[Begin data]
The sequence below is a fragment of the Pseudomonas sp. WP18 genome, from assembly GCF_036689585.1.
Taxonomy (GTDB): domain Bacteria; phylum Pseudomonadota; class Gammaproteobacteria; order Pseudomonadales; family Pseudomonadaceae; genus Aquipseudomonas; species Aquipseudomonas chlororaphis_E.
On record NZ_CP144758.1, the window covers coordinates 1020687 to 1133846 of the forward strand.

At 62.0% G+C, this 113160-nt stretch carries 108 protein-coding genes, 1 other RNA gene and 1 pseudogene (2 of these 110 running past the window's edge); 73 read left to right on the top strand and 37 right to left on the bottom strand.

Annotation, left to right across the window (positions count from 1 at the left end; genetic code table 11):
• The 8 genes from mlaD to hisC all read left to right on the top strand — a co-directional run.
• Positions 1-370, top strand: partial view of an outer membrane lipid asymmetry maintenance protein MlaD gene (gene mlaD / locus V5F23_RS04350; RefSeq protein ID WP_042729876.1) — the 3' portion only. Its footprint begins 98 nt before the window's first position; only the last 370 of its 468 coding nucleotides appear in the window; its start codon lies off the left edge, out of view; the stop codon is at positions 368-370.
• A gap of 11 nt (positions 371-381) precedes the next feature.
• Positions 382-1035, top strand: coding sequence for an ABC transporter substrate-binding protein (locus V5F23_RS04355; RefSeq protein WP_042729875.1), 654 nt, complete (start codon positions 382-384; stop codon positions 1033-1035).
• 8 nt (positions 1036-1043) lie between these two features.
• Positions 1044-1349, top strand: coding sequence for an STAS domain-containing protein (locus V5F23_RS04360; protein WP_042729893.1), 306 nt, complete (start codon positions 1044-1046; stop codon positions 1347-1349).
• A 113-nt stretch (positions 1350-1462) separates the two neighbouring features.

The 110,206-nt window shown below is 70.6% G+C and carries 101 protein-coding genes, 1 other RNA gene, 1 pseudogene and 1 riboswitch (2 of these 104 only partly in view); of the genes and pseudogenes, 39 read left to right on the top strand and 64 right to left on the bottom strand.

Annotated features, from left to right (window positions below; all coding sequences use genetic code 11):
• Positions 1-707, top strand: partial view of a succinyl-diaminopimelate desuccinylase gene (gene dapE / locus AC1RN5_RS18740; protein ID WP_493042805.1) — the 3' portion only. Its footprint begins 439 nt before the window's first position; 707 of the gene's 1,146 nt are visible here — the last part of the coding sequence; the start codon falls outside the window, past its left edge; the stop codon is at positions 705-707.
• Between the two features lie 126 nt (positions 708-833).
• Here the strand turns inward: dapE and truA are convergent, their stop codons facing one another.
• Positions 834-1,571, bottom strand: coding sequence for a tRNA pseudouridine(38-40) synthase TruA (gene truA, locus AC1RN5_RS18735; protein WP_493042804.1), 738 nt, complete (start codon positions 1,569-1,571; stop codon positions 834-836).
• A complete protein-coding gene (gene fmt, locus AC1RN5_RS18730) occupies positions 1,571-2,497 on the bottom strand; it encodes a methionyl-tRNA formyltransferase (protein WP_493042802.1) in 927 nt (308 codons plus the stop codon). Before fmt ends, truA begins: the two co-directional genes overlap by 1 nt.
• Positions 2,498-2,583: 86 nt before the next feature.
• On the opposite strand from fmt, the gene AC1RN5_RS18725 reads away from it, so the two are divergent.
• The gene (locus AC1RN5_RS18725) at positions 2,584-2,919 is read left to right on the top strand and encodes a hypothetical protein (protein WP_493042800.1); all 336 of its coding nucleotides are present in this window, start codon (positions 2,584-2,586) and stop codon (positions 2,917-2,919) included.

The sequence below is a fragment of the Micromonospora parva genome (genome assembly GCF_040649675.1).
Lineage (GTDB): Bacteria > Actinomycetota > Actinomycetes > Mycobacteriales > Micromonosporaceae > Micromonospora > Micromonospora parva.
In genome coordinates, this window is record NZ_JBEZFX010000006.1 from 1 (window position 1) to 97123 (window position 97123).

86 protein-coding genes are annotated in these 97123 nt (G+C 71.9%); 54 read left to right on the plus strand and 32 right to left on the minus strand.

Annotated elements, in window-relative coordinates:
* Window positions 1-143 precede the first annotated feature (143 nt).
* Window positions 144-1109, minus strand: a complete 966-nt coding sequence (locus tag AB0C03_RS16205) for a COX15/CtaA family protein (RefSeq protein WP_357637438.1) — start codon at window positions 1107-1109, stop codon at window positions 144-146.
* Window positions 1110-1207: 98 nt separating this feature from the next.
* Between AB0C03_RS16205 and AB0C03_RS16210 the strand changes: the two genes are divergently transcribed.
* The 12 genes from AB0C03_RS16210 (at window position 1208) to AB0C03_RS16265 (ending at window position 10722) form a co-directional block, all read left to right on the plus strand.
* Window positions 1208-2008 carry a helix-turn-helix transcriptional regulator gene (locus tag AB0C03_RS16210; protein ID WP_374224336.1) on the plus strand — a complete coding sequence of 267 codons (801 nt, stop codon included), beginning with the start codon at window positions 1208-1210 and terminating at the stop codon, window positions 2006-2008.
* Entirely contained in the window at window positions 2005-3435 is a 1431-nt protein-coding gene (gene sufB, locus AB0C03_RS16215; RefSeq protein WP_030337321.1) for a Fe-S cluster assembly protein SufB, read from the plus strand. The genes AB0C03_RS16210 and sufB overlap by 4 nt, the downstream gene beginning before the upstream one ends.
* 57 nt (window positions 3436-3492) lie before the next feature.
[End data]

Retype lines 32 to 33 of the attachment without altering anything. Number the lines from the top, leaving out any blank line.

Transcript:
* The 12 genes from AB0C03_RS16210 (at window position 1208) to AB0C03_RS16265 (ending at window position 10722) form a co-directional block, all read left to right on the plus strand.
* Window positions 1208-2008 carry a helix-turn-helix transcriptional regulator gene (locus tag AB0C03_RS16210; protein ID WP_374224336.1) on the plus strand — a complete coding sequence of 267 codons (801 nt, stop codon included), beginning with the start codon at window positions 1208-1210 and terminating at the stop codon, window positions 2006-2008.